In June 2017 this column addressed problems with trade barriers, especially tariffs that are “manipulated favoritism” and result in forms of protectionism, often with unintended consequences. Then, in December 2017, we discussed the rise of the People’s Republic of China and problems they have caused the industrial world through both intellectual-property theft and manufacturing dishonesty as well as the apparent permanence of the current regime in power. These two subjects are combined here and project an unstable outlook.
First, it is important to recognize the differences between types of trade barriers. An embargo is a prohibition of commerce or trade and is considered a strong diplomatic measure. It might mean limiting or banning exports or imports, creating quotas, or imposing tolls or taxes. The effectiveness of an embargo depends on international participation.
Sanctions are an economic tool of foreign policy, most often instituted to coerce regime change. Tariffs are instituted to protect a nation’s industrial sector from foreign producers of competitive goods. (The World Trade Organization ruled in 2004 that U.S. steel tariffs placed on China and Russia in 2002 were illegal, and they were removed.) Unique wrinkles in tariffs are addressed in Section 232(b) of the Trade Expansion Act of 1962, where the president has broad discretion powers to impose high tariffs when national security is at risk; and in Section 301 of the Trade Act of 1974, which provides the U.S. Trade Representative (USTR) legal authority to deny trade benefits or impose import duties in response to foreign trade barriers.
Understand that, this year, Congress has not discussed or proposed any legislation related to the subject of tariffs, trade sanctions or embargos in any way related to manufacturing industries of interest to IH readers. Nothing meaningful or pending from this do-nothing branch of federal government has happened or is on the horizon as of this writing in early March 2018.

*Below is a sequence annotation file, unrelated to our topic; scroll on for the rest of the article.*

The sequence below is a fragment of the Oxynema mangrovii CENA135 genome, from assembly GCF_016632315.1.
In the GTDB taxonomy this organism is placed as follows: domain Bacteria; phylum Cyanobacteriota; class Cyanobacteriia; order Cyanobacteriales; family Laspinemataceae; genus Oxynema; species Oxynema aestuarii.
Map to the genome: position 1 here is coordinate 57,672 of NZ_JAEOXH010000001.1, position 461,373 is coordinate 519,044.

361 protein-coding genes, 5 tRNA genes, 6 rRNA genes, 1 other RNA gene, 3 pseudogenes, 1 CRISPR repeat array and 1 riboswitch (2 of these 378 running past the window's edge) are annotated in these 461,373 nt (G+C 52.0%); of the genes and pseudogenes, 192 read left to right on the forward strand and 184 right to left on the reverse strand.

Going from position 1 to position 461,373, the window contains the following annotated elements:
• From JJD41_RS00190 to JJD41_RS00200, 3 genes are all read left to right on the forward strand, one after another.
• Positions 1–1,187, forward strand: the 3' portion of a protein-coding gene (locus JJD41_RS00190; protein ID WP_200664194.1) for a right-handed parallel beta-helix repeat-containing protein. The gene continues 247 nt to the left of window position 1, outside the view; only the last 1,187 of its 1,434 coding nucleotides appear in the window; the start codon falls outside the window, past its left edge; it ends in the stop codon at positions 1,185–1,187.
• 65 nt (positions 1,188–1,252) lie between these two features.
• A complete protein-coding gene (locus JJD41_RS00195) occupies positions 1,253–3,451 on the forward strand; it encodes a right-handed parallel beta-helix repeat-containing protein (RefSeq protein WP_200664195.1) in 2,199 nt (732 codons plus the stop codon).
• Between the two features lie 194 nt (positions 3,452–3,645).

Wilbur Ross, U.S. Secretary of Commerce, however, has suggested three options to President Trump that will aid the current and growing instability and market losses in the nation’s steel and aluminum production sectors: a tariff of 24% on all steel imports; a 53% tariff on all steel products from 12 nations; or no tariff but impose a quota on all steel imports at a level of two-thirds the level of last year.
Regarding aluminum, a 7.7% tariff could be levied from all countries, or a 23.6% tariff imposed on all products from China, Hong Kong, Russia, Vietnam and Venezuela. Spokesmen from the steel sector and steel unions applaud these options, but their counterparts in the aluminum sector are more “reticent” and suggest greater focus on the real problem of China’s “overcapacity.” (Note that two years ago only 2% of U.S. steel imports came from China, which today produces over half of the world’s steel and aluminum.)
Nobody, except words in a study by Mercatus Center, pointed out that for every steel-industry employee helped by the tariff being considered, 38 workers in other sectors would be hurt. Meanwhile, it will probably not be until mid-April that the President decides on his preferred option between tariff, sanction(s), embargo(s) or nothing at this time. The best option, as I view it, is a global quota system based on 2017 exports to the U.S. at 63% for steel and 87% for aluminum from all exporting nations to American markets and has been suggested as a form of sanction.
Quite honestly, the real American problem here is not steel or aluminum foreign overcapacity in production. The problem is China’s overcapacity and bullying of the world marketplace, which is made more complicated by world resellers obscuring product origins. Honest sourcing of U.S. imports must be strictly monitored and understood. This function is the responsibility of the Office of Foreign Assets Control of the Department of the Treasury, which administers and enforces economic sanctions. American steel and aluminum production is important, but this sector cannot request and receive relief at the expense of other U.S. industry.
All American manufacturing must be protected equally from the real, current threat posed by China as it strives for global dominance. Imposing tariffs is not a simple balancing of internal national interests because it can cause “more harm than good” without addressing the ultimate problem that is growing on our horizon. President Trump and Congress in their turn must address the real issues for U.S. metals industries posed by China.